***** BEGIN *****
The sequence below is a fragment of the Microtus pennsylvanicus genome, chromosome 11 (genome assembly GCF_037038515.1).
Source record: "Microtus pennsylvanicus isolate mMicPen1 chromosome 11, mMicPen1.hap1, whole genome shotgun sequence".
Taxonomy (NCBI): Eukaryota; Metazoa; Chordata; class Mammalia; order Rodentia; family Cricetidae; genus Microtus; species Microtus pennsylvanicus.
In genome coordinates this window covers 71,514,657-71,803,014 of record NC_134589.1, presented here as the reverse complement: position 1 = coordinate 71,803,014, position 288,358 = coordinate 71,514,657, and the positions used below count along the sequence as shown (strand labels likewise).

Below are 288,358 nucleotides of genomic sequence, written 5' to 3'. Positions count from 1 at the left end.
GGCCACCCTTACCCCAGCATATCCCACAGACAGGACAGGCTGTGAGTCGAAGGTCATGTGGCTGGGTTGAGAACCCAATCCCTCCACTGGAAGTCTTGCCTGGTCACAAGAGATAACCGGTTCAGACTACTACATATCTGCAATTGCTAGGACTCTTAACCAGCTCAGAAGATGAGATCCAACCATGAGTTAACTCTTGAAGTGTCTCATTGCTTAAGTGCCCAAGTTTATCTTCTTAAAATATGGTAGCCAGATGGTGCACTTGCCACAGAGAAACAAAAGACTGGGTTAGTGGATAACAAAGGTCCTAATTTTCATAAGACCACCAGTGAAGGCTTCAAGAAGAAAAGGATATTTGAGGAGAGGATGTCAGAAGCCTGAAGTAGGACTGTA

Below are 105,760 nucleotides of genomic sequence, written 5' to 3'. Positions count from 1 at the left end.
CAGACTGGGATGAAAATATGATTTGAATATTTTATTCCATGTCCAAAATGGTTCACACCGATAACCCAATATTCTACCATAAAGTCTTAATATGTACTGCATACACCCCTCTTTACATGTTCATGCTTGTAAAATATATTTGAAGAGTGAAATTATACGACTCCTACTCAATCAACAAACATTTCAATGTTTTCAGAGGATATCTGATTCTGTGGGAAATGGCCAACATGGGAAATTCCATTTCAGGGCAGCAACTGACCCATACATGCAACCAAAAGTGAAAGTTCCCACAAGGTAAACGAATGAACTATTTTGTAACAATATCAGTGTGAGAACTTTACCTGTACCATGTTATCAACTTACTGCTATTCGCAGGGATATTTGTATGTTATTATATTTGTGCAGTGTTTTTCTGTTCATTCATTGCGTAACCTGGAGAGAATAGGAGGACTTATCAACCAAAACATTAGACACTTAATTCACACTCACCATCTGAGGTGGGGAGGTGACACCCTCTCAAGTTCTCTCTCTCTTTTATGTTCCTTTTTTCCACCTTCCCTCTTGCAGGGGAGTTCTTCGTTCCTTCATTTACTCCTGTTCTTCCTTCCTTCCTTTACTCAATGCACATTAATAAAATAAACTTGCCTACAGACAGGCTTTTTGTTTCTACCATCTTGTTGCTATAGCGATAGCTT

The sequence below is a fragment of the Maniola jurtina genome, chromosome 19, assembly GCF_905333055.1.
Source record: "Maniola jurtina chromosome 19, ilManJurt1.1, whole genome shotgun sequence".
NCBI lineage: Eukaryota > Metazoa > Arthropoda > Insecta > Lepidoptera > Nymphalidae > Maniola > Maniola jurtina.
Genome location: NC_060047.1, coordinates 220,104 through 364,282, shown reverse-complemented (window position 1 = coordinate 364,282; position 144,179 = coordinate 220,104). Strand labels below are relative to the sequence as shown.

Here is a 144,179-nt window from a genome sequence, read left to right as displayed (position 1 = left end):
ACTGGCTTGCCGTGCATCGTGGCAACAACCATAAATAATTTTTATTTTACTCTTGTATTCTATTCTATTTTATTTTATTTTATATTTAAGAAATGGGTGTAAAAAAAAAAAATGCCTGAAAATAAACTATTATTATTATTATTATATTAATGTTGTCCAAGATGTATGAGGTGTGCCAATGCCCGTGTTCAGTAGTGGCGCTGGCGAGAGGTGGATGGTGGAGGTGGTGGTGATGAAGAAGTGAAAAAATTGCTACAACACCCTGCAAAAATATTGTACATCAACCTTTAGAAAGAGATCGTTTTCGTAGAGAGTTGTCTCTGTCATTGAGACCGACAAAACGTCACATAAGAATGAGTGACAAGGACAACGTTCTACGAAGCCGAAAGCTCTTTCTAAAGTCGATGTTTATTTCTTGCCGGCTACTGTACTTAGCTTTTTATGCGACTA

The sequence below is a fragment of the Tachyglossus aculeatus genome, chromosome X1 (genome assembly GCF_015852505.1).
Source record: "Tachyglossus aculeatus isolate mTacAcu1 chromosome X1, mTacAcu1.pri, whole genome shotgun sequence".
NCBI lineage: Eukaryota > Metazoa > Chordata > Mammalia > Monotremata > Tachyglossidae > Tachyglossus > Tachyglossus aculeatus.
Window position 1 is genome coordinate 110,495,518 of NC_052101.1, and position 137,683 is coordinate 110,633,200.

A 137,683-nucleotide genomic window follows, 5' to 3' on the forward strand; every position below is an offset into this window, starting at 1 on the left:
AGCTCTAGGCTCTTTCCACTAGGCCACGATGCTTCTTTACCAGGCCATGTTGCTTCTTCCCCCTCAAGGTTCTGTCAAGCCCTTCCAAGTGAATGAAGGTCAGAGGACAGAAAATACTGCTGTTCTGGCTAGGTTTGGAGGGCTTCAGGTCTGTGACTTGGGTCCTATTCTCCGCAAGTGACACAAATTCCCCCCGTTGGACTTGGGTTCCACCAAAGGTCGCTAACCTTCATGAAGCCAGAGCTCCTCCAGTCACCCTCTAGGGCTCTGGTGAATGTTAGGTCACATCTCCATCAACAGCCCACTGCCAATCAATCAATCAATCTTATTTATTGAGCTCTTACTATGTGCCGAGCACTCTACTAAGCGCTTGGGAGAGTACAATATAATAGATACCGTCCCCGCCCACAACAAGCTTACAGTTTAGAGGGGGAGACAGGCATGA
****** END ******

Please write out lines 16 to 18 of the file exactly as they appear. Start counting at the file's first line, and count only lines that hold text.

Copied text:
Source record: "Tachyglossus aculeatus isolate mTacAcu1 chromosome X1, mTacAcu1.pri, whole genome shotgun sequence".
NCBI lineage: Eukaryota > Metazoa > Chordata > Mammalia > Monotremata > Tachyglossidae > Tachyglossus > Tachyglossus aculeatus.
Window position 1 is genome coordinate 110,495,518 of NC_052101.1, and position 137,683 is coordinate 110,633,200.